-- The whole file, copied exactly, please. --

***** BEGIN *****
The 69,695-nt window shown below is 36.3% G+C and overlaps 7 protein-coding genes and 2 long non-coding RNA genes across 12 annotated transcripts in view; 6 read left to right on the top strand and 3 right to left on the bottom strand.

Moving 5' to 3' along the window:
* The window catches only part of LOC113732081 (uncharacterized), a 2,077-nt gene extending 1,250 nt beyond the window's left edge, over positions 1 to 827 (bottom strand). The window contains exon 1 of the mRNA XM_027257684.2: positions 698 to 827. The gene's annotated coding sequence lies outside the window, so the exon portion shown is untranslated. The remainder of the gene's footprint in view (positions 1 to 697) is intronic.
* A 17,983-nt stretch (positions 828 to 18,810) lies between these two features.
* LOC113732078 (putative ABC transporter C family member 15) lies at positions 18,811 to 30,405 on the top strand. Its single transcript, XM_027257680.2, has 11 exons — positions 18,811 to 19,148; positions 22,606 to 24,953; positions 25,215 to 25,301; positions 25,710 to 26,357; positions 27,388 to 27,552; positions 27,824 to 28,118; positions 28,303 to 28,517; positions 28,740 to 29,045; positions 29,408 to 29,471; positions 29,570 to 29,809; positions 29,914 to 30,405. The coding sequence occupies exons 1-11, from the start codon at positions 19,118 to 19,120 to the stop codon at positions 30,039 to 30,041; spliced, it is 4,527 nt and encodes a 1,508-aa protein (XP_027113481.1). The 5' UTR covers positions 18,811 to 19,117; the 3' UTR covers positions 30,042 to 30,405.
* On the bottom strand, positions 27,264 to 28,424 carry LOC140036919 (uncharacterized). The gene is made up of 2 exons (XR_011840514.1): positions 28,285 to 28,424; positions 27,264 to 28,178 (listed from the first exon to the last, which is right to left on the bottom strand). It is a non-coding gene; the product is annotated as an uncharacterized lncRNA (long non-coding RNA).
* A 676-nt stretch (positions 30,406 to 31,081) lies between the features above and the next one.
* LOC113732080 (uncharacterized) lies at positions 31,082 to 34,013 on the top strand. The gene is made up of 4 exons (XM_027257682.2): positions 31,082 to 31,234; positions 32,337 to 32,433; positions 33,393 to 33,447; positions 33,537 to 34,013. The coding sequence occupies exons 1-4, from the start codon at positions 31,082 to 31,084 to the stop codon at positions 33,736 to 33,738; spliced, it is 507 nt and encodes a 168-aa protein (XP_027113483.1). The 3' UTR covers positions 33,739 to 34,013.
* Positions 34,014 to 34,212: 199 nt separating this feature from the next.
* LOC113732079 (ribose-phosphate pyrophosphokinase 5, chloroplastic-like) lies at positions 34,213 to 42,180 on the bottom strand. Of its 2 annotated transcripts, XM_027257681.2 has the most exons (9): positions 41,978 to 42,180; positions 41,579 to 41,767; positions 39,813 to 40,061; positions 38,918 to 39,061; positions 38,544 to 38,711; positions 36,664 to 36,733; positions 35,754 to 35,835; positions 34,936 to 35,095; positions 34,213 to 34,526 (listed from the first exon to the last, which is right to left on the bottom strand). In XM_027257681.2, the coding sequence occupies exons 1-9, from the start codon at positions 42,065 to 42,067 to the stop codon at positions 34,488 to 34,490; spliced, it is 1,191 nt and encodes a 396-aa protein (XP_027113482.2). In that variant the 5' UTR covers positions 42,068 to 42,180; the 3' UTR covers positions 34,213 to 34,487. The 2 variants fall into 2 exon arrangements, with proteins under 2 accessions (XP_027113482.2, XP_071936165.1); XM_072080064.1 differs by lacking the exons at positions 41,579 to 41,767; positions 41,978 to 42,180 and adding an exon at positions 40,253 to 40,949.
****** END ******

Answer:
The 69,695-nt window shown below is 36.3% G+C and overlaps 7 protein-coding genes and 2 long non-coding RNA genes across 12 annotated transcripts in view; 6 read left to right on the top strand and 3 right to left on the bottom strand.

Moving 5' to 3' along the window:
* The window catches only part of LOC113732081 (uncharacterized), a 2,077-nt gene extending 1,250 nt beyond the window's left edge, over positions 1 to 827 (bottom strand). The window contains exon 1 of the mRNA XM_027257684.2: positions 698 to 827. The gene's annotated coding sequence lies outside the window, so the exon portion shown is untranslated. The remainder of the gene's footprint in view (positions 1 to 697) is intronic.
* A 17,983-nt stretch (positions 828 to 18,810) lies between these two features.
* LOC113732078 (putative ABC transporter C family member 15) lies at positions 18,811 to 30,405 on the top strand. Its single transcript, XM_027257680.2, has 11 exons — positions 18,811 to 19,148; positions 22,606 to 24,953; positions 25,215 to 25,301; positions 25,710 to 26,357; positions 27,388 to 27,552; positions 27,824 to 28,118; positions 28,303 to 28,517; positions 28,740 to 29,045; positions 29,408 to 29,471; positions 29,570 to 29,809; positions 29,914 to 30,405. The coding sequence occupies exons 1-11, from the start codon at positions 19,118 to 19,120 to the stop codon at positions 30,039 to 30,041; spliced, it is 4,527 nt and encodes a 1,508-aa protein (XP_027113481.1). The 5' UTR covers positions 18,811 to 19,117; the 3' UTR covers positions 30,042 to 30,405.
* On the bottom strand, positions 27,264 to 28,424 carry LOC140036919 (uncharacterized). The gene is made up of 2 exons (XR_011840514.1): positions 28,285 to 28,424; positions 27,264 to 28,178 (listed from the first exon to the last, which is right to left on the bottom strand). It is a non-coding gene; the product is annotated as an uncharacterized lncRNA (long non-coding RNA).
* A 676-nt stretch (positions 30,406 to 31,081) lies between the features above and the next one.
* LOC113732080 (uncharacterized) lies at positions 31,082 to 34,013 on the top strand. The gene is made up of 4 exons (XM_027257682.2): positions 31,082 to 31,234; positions 32,337 to 32,433; positions 33,393 to 33,447; positions 33,537 to 34,013. The coding sequence occupies exons 1-4, from the start codon at positions 31,082 to 31,084 to the stop codon at positions 33,736 to 33,738; spliced, it is 507 nt and encodes a 168-aa protein (XP_027113483.1). The 3' UTR covers positions 33,739 to 34,013.
* Positions 34,014 to 34,212: 199 nt separating this feature from the next.
* LOC113732079 (ribose-phosphate pyrophosphokinase 5, chloroplastic-like) lies at positions 34,213 to 42,180 on the bottom strand. Of its 2 annotated transcripts, XM_027257681.2 has the most exons (9): positions 41,978 to 42,180; positions 41,579 to 41,767; positions 39,813 to 40,061; positions 38,918 to 39,061; positions 38,544 to 38,711; positions 36,664 to 36,733; positions 35,754 to 35,835; positions 34,936 to 35,095; positions 34,213 to 34,526 (listed from the first exon to the last, which is right to left on the bottom strand). In XM_027257681.2, the coding sequence occupies exons 1-9, from the start codon at positions 42,065 to 42,067 to the stop codon at positions 34,488 to 34,490; spliced, it is 1,191 nt and encodes a 396-aa protein (XP_027113482.2). In that variant the 5' UTR covers positions 42,068 to 42,180; the 3' UTR covers positions 34,213 to 34,487. The 2 variants fall into 2 exon arrangements, with proteins under 2 accessions (XP_027113482.2, XP_071936165.1); XM_072080064.1 differs by lacking the exons at positions 41,579 to 41,767; positions 41,978 to 42,180 and adding an exon at positions 40,253 to 40,949.